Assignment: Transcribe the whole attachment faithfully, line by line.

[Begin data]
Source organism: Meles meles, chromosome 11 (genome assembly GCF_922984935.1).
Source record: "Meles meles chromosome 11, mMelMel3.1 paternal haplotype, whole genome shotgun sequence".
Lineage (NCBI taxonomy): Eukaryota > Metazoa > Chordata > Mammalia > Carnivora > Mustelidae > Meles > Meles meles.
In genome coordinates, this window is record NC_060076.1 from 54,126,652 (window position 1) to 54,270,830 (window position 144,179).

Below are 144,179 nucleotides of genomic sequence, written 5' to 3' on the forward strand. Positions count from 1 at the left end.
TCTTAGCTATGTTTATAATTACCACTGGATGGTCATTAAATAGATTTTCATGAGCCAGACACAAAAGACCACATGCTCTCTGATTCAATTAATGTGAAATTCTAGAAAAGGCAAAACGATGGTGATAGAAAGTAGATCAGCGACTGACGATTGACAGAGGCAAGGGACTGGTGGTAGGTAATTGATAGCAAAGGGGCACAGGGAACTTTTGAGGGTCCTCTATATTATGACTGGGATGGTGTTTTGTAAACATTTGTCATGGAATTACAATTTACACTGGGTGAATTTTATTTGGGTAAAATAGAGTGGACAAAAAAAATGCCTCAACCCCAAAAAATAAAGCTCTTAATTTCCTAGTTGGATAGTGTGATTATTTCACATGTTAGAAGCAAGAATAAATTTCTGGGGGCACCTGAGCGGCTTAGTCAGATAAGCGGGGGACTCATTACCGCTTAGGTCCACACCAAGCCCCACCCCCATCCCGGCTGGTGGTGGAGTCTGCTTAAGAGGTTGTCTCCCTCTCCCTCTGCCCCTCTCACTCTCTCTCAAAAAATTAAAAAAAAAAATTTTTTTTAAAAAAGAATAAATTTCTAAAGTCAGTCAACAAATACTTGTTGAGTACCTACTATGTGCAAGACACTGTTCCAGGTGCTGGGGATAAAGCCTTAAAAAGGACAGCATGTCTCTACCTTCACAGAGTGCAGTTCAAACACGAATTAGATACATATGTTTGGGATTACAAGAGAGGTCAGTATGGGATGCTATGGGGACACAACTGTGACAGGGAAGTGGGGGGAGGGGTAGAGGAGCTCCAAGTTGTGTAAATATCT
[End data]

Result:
Source organism: Meles meles, chromosome 11 (genome assembly GCF_922984935.1).
Source record: "Meles meles chromosome 11, mMelMel3.1 paternal haplotype, whole genome shotgun sequence".
Lineage (NCBI taxonomy): Eukaryota > Metazoa > Chordata > Mammalia > Carnivora > Mustelidae > Meles > Meles meles.
In genome coordinates, this window is record NC_060076.1 from 54,126,652 (window position 1) to 54,270,830 (window position 144,179).

Below are 144,179 nucleotides of genomic sequence, written 5' to 3' on the forward strand. Positions count from 1 at the left end.
TCTTAGCTATGTTTATAATTACCACTGGATGGTCATTAAATAGATTTTCATGAGCCAGACACAAAAGACCACATGCTCTCTGATTCAATTAATGTGAAATTCTAGAAAAGGCAAAACGATGGTGATAGAAAGTAGATCAGCGACTGACGATTGACAGAGGCAAGGGACTGGTGGTAGGTAATTGATAGCAAAGGGGCACAGGGAACTTTTGAGGGTCCTCTATATTATGACTGGGATGGTGTTTTGTAAACATTTGTCATGGAATTACAATTTACACTGGGTGAATTTTATTTGGGTAAAATAGAGTGGACAAAAAAAATGCCTCAACCCCAAAAAATAAAGCTCTTAATTTCCTAGTTGGATAGTGTGATTATTTCACATGTTAGAAGCAAGAATAAATTTCTGGGGGCACCTGAGCGGCTTAGTCAGATAAGCGGGGGACTCATTACCGCTTAGGTCCACACCAAGCCCCACCCCCATCCCGGCTGGTGGTGGAGTCTGCTTAAGAGGTTGTCTCCCTCTCCCTCTGCCCCTCTCACTCTCTCTCAAAAAATTAAAAAAAAAAATTTTTTTTAAAAAAGAATAAATTTCTAAAGTCAGTCAACAAATACTTGTTGAGTACCTACTATGTGCAAGACACTGTTCCAGGTGCTGGGGATAAAGCCTTAAAAAGGACAGCATGTCTCTACCTTCACAGAGTGCAGTTCAAACACGAATTAGATACATATGTTTGGGATTACAAGAGAGGTCAGTATGGGATGCTATGGGGACACAACTGTGACAGGGAAGTGGGGGGAGGGGTAGAGGAGCTCCAAGTTGTGTAAATATCT